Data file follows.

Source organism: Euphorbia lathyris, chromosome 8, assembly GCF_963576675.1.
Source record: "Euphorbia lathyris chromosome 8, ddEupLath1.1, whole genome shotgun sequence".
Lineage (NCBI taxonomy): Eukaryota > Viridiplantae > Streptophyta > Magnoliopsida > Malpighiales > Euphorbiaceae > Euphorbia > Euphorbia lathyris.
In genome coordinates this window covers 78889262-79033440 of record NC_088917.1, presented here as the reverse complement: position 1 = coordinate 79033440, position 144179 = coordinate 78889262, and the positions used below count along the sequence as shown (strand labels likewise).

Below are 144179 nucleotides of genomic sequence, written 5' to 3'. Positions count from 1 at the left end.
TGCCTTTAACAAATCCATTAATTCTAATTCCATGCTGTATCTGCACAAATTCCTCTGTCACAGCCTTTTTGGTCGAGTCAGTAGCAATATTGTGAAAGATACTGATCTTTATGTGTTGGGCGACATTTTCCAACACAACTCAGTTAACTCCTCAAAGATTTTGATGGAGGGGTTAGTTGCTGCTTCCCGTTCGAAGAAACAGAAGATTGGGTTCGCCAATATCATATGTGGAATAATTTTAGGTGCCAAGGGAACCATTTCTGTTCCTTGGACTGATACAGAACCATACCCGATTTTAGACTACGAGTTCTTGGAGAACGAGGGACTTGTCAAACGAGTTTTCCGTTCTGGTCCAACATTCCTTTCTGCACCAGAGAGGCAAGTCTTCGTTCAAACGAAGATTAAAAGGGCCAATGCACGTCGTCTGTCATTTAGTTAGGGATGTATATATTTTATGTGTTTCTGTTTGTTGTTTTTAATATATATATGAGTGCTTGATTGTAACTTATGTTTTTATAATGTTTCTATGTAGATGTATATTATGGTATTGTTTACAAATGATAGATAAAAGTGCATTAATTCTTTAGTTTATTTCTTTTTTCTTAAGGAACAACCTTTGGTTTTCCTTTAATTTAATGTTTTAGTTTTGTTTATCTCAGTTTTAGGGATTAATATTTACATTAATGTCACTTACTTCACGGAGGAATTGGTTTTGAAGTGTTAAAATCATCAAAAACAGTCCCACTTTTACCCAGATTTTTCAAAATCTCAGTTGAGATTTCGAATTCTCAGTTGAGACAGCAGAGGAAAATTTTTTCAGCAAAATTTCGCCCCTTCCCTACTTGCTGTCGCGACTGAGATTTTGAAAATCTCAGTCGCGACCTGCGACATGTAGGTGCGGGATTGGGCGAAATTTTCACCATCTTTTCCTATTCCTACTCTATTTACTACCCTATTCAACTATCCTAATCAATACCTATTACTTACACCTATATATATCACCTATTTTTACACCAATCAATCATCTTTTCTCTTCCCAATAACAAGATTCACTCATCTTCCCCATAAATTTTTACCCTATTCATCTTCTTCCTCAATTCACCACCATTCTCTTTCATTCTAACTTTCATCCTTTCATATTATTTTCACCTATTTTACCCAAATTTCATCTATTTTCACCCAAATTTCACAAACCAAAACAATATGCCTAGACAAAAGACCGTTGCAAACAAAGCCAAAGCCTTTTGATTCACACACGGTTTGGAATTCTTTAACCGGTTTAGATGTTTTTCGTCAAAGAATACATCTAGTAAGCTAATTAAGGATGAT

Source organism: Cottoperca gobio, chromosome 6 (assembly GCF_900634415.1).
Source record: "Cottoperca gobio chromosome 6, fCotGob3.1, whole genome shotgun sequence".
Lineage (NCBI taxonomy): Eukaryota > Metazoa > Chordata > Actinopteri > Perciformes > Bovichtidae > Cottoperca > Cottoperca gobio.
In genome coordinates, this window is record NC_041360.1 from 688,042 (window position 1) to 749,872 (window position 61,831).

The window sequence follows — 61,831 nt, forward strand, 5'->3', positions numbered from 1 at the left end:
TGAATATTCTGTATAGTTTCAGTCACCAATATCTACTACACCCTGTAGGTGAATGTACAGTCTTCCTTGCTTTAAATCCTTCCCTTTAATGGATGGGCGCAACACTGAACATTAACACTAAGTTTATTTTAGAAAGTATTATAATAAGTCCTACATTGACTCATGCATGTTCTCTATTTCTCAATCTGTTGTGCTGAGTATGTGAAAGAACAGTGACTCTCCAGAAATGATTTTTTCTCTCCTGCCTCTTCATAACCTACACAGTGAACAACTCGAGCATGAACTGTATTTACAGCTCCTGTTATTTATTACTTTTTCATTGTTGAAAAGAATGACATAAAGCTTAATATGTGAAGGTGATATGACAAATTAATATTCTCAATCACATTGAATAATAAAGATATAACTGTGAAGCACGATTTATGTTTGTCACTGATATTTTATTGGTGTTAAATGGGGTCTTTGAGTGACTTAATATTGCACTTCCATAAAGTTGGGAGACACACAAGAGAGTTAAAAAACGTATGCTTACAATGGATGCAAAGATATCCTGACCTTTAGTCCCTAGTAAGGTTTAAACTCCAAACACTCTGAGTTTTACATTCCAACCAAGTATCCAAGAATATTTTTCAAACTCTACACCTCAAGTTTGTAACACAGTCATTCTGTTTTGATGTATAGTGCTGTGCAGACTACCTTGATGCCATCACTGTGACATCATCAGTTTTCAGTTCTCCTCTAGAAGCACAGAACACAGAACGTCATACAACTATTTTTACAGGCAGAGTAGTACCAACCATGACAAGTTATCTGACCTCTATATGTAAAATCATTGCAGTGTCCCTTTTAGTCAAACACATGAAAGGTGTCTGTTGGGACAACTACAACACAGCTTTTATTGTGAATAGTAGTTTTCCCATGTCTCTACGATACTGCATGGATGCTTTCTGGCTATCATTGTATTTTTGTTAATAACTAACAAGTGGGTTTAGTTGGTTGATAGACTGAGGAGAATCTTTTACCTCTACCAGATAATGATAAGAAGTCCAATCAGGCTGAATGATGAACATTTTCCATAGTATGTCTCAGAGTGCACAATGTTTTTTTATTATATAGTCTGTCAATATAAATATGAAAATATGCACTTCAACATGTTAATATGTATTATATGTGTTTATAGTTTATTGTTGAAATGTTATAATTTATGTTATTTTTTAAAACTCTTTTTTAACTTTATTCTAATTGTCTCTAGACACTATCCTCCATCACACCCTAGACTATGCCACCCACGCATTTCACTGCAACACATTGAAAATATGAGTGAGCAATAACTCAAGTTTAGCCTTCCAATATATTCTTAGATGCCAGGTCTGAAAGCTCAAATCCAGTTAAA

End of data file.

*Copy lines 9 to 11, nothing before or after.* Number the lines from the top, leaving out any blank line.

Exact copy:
Lineage (NCBI taxonomy): Eukaryota > Metazoa > Chordata > Actinopteri > Perciformes > Bovichtidae > Cottoperca > Cottoperca gobio.
In genome coordinates, this window is record NC_041360.1 from 688,042 (window position 1) to 749,872 (window position 61,831).

The window sequence follows — 61,831 nt, forward strand, 5'->3', positions numbered from 1 at the left end: